An Aussie Silk Terrier is a fantastic companion if you have a family and living with other pets as well. The Aussie Silk Terrier is an outdoorsy, high-spirited, plucky, and active mixed-breed that is diminutive in size. This designer pup is a hybrid between the Silky Terriers and the Australian Terriers.
This mixed-breed also falls into the famous category of “toy breeds” and is bred to be loyal, lovable companion dogs. Despite its petite size, the Aussie Silk Terrier is highly active requires plenty of physical stimulation. Let’s learn more about this curious designer breed and check whether it is the perfect doggo for you or not!
Aussie Silk Terrier History
The Aussie Silk Terrier got its name from its parent breeds’ nicknames, Australian Terriers and Silky Terriers. Many people believe that the Australian Terrier is a mix of guard dogs in Tasmania and the European Terrier breed. This doggo made its way into the British homes during the late 1800s before enjoying immense popularity in Melbourne, Australia.
On the other hand, the Silky Terrier has a complicated history due to the confusion in classification. This dog breed was bred in two Australian places, which led to the whole mess. Being a hybrid, the Aussie Silk Terrier is a newer breed, and we don’t have much information on its exact date of origin.
Aussie Silk Terrier Characteristics
The Aussie Silk Terrier is one of those hybrids who are upbeat, enthusiastic, whip-smart and enjoy companionship. These canines have cat-like feet, an alert expression, triangle-looking ears, and an erect tail. Usually, the Aussie Silk Terriers have either black and tan, grey and tan, silver-black and tan, or blue and tan.
How Big Do Aussie Silk Terrier Get
The Aussie Silk Terrier is a “toy” category breed because of its small size and very little weight. Both the female and the male of this hybrid breed are 9 to 10 inches long and weigh around 8 to 10 pounds. Because of their small size and loveable personality, they are also apt for being apartment dogs.
How Long Does Aussie Silk Terrier Live
Like the other designer dogs, even the Aussie Silk Terriers live around 12-15 years. You will be happy to know that the Aussie Silk Terrier lives a healthier life than its parent breed because of being a mixed-breed. However, the Aussie Silk Terrier is susceptible to diseases like cancer, Legg-Perthes disease, epilepsy, hyperthyroidism, and diabetes mellitus.
How Much Does an Aussie Silk Terrier Cost
If you’re seeking a Silky Terrier and Australian Terrier mix puppy, prepare yourself to pay as low as $800 or as high as $3500. Due to this designer breed’s high cost, adopting is a better and significantly cheaper option. Rehoming organizations and shelters won’t charge more than $350 for an Aussie Silk Terrier pup with all up-to-date shorts.
Aussie Silk Terrier Temperament/Personality
These energetic Aussie Silk Terriers will share an incredibly close bond with the people around them. Though they are not wary of strangers, you can train them to be watchdogs, as they have a conservative nature. Being so people-oriented, this mixed breed is prone to depression and pinning.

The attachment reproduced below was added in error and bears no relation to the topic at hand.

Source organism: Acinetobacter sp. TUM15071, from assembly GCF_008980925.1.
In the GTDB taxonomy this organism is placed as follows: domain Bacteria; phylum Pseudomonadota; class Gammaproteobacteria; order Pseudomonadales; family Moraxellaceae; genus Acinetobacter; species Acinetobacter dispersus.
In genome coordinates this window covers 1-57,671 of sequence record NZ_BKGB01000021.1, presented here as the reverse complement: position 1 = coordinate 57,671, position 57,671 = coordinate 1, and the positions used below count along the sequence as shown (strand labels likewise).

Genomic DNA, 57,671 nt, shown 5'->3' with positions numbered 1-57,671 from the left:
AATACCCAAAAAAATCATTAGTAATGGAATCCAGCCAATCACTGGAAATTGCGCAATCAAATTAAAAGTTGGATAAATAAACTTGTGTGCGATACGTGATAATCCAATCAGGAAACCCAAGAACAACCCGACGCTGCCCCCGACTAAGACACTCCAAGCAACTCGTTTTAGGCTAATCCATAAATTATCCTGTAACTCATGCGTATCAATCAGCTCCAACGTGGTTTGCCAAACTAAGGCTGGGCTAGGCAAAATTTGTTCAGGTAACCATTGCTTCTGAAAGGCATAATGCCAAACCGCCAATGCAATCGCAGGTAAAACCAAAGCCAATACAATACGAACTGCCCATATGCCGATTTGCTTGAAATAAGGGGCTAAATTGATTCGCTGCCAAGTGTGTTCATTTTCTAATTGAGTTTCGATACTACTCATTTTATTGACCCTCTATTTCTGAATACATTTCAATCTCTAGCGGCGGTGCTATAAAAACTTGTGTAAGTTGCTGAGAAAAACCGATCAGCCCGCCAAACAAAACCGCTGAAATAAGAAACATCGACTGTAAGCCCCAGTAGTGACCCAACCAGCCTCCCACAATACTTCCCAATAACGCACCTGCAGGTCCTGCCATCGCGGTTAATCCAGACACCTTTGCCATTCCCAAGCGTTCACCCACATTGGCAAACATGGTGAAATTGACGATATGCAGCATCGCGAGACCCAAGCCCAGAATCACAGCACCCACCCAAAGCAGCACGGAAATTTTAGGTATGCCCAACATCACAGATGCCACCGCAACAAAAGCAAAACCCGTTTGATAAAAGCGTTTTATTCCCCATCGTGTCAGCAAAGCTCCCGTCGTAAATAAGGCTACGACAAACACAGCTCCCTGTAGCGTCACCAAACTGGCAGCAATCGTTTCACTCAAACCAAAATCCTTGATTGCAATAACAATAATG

If you leave them alone for too long or do not pay attention, it will surely stir-crazies and turn anxious. Their zeal for life and loveable nature around every age makes them ideal for families with or without children. These pups demand respect, and you should aim to socialize them with kids and dogs to maintain harmony.
Caring for Aussie Silk Terrier
This section will help you understand the everyday information you require to take care of an Aussie Silk Terrier. Once you go through this section, you’ll be able to understand the needs and requirements of this mixed-breed better.
Aussie Silk Terrier Nutrition
Small and energetic doggos like the Aussie Silk Terrier require well-balanced nutrition to support their vibrant personality. You should choose whole foods like salmon, chicken, fish, eggs, and fowl. Pet foods that contain a bit of vegetables and fruits are also a good option for these designer dogs.
How to Groom an Aussie Silk Terrier
Whether your Aussie Silk Terrier has a long coat or wiry hair, the grooming needs are pretty much the same. These hybrids require weekly brushing to keep the fur from tangling and also to reduce shedding. Prepare yourself to engage in routine ear and teeth cleaning to keep your Aussie Silk Terrier clean.
Aussie Silk Terrier Activity Levels
Though the Aussie Silk Terrier looks small, its activity levels are similar to that of a big doggo. These pups have a zest for play and will be ready to participate in outdoor or indoor playing activities. Digging a patch of yard, treat-dispensing toys, puzzles, frisbee, and fetch game can make them happy as a bug.
Caring for Aussie Silk Terrier
This mixed breed has an odorless and long coat that requires grooming regularly to avoid matting and tangles. Before anything else, you must fix monthly appointments with the veterinarian to check up on your pup’s health.
Remember that the Aussie Silk Terrier is at a terrible risk of depression, so you should not be leaving it alone for a long time. Other than that, try to give food timely and groom the pooch regularly to avoid skin allergies.
Aussie Silk Terrier Health
To understand this hybrid’s health conditions, we have to look into the health history of its parent breed. The Australian Terrier has a delicate ear and eyes, which might be an issue with Aussie Silk Terriers.
The Aussie Silk Terrier is prone to skin allergies, pancreatic diseases, ear and eye issues, non-cancerous tumors. Try to upkeep the pooches grooming schedules to avoid skin, ear, and eye problems.
Breeds Similar to Aussie Silk Terrier
- Pembroke Welsh Corgi
- West Australian Terrier
- Silky Cairn
- Australian Yorkshire Terrier
- Rustralian Terrier
- Silkland Terrier
- Mini Australian Shepterrier
- Silkshire Terrier
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